Effect of intense pulsed light treatment on human skin in vitro : analysis of immediate effects on dermal papillae and hair follicle stem cells

Authors: Larouche, DanielleKim, Dong Hyun; Ratté, Gilles; Beaumont, C.; Germain, Lucie
Abstract: Background : Hair follicles house a permanent pool of epithelial stem cells. Intense pulsed light (IPL) sources have been successfully used for hair removal, but long-term hair reduction may require several treatments. Many questions remain regarding the impact of IPL treatment on the structure of the hair follicle, more specifically on hair follicular stem cells and dermal papilla cells, a group of specialized cells that orchestrate hair growth. Objectives : To characterize the destruction of human hair follicles and surrounding tissues following IPL treatment, with more attention paid to the bulge and the bulb regions. Methods : Human scalp specimens of Fitzpatrick skin phototype II were exposed ex vivo to IPL pulses and were then processed for histological analysis, immunodetection of stem cell-associated keratin 19, and revelation of the endogenous alkaline phosphatase activity expressed in dermal papilla cells. Results : Histological analysis confirmed that pigmented structures, such as the melanin-rich matrix cells of the bulb in anagen follicles and the hair shaft, are principally targeted by IPL treatment, while white hairs and epidermis remained unaffected. Damage caused by heat sometimes extended over the dermal papilla cells, while stem cells were mostly spared. Conclusions : IPL epilation principally targets pigmented structures. Our results suggest that, under the tested conditions, collateral damage does not deplete stem cells. Damage at the dermal papilla was observed only with high-energy treatment modalities. Extrapolated to frequently treated hairs, these observations explain why some hairs grow back after a single IPL treatment.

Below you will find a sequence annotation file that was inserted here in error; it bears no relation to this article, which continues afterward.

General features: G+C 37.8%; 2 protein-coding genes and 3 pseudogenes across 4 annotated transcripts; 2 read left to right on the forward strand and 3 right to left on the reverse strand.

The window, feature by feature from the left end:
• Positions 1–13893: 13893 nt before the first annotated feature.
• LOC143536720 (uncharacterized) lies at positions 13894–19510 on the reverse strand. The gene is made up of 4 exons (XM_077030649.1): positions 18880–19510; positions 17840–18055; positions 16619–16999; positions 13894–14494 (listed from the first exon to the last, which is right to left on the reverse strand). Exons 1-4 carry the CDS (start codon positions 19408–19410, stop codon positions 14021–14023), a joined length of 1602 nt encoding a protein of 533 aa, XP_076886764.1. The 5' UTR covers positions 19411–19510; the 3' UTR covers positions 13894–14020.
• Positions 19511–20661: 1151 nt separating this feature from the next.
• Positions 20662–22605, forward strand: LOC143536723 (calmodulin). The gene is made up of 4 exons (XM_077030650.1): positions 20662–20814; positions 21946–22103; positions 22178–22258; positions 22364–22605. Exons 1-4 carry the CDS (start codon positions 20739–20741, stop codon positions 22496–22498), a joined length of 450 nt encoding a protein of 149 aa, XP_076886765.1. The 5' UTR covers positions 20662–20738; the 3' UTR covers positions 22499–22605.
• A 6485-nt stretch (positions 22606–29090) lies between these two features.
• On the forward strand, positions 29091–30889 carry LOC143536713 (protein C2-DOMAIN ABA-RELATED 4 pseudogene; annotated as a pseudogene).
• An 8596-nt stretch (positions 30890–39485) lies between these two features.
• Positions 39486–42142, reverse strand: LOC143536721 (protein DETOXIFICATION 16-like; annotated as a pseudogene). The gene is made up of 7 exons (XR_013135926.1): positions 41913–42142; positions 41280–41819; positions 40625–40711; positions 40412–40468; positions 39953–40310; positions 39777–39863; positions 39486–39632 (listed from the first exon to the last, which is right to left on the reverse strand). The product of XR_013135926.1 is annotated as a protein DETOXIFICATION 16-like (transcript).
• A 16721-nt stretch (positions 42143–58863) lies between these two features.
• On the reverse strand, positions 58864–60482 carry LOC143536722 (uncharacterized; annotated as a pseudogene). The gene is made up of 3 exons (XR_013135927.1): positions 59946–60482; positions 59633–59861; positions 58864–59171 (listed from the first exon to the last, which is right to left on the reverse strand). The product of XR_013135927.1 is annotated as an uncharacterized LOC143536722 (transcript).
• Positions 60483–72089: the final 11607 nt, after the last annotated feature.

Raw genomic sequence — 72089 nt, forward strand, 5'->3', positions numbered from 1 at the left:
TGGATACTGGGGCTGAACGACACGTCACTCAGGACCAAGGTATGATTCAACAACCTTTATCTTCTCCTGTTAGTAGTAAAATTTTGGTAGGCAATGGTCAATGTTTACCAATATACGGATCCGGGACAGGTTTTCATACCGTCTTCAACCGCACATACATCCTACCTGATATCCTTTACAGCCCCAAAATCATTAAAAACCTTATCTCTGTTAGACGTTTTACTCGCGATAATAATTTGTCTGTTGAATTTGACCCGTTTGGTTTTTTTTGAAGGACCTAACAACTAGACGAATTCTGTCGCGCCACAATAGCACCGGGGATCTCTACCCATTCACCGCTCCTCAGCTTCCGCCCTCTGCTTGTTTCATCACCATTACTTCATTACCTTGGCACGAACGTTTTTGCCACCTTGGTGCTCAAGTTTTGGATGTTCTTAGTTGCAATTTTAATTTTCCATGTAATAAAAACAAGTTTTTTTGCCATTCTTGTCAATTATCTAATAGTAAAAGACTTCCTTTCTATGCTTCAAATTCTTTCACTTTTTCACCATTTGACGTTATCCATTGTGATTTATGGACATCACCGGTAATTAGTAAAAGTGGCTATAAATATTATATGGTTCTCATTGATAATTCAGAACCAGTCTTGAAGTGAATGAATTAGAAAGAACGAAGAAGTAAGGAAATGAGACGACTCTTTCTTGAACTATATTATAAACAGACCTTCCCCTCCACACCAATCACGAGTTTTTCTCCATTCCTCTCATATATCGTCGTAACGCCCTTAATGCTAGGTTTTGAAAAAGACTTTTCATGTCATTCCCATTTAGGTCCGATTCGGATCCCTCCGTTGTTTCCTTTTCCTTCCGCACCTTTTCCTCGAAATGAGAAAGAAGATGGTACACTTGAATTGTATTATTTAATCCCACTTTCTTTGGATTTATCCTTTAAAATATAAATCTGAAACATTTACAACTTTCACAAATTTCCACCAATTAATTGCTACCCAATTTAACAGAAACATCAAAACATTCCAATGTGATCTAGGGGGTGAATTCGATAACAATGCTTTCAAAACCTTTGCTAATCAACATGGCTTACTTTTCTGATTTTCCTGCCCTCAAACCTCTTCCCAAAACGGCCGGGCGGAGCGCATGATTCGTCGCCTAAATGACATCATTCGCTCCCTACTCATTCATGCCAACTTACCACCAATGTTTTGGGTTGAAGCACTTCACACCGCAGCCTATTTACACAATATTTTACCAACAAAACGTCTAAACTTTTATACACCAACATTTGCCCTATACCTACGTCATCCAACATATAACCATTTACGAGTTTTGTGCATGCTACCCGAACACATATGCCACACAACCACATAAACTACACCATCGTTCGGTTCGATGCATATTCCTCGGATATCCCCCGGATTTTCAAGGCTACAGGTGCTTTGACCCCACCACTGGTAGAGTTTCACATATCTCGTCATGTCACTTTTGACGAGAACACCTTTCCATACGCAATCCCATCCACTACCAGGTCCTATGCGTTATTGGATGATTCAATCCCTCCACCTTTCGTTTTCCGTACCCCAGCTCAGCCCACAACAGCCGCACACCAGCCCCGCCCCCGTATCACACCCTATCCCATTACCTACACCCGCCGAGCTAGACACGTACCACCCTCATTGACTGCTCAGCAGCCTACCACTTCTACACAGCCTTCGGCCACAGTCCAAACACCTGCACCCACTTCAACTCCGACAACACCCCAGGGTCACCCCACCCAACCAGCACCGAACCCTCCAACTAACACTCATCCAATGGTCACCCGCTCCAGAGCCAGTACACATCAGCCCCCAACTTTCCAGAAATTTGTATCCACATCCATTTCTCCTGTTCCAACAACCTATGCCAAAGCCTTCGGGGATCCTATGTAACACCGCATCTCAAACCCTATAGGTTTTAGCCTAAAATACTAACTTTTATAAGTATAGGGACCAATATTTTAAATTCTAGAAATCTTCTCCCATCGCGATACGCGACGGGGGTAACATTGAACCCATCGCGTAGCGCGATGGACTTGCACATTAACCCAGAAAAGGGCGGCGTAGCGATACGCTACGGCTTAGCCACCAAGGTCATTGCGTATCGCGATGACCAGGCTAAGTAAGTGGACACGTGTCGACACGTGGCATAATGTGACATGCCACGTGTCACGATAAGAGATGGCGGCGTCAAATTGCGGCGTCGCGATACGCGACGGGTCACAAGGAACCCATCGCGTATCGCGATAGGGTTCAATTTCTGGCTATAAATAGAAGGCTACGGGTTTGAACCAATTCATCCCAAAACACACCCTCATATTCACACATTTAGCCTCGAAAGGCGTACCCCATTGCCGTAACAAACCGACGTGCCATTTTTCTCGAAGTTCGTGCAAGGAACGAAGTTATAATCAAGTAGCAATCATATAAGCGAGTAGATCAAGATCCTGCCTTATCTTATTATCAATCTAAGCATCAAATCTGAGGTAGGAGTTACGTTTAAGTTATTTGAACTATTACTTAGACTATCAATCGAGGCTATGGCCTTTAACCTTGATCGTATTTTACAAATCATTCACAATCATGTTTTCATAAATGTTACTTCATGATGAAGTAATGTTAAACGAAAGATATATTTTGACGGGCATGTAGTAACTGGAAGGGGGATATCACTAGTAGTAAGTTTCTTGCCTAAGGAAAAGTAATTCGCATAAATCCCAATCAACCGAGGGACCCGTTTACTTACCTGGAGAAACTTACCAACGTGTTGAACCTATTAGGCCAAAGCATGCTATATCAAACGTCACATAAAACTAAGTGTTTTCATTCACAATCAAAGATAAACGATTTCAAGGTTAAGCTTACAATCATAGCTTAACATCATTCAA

Document Type: Article de recherche
Issue Date: 10 October 2013
Open Access Date: Restricted access
Permalink: http://hdl.handle.net/20.500.11794/16740
This document was published in: British journal of dermatology, Vol. 169 (4), 859-868 (2013)
British Association of Dermatologists by Blackwell Scientific Publications
Alternative version: 10.1111/bjd.12477
Collection:Articles publiés dans des revues avec comité de lecture

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